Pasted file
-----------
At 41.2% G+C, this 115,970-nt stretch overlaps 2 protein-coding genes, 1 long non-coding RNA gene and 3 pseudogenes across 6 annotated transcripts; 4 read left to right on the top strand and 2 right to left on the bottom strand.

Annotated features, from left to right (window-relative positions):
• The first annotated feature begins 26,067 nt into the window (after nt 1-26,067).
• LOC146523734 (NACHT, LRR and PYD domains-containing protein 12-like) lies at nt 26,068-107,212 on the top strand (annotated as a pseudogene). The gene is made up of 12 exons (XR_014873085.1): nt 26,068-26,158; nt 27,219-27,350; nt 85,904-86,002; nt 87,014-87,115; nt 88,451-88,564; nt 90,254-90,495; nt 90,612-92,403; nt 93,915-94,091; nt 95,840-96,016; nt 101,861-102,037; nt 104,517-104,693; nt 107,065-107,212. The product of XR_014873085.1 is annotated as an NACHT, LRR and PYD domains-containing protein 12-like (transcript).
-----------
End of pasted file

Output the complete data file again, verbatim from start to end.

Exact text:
At 41.2% G+C, this 115,970-nt stretch overlaps 2 protein-coding genes, 1 long non-coding RNA gene and 3 pseudogenes across 6 annotated transcripts; 4 read left to right on the top strand and 2 right to left on the bottom strand.

Annotated features, from left to right (window-relative positions):
• The first annotated feature begins 26,067 nt into the window (after nt 1-26,067).
• LOC146523734 (NACHT, LRR and PYD domains-containing protein 12-like) lies at nt 26,068-107,212 on the top strand (annotated as a pseudogene). The gene is made up of 12 exons (XR_014873085.1): nt 26,068-26,158; nt 27,219-27,350; nt 85,904-86,002; nt 87,014-87,115; nt 88,451-88,564; nt 90,254-90,495; nt 90,612-92,403; nt 93,915-94,091; nt 95,840-96,016; nt 101,861-102,037; nt 104,517-104,693; nt 107,065-107,212. The product of XR_014873085.1 is annotated as an NACHT, LRR and PYD domains-containing protein 12-like (transcript).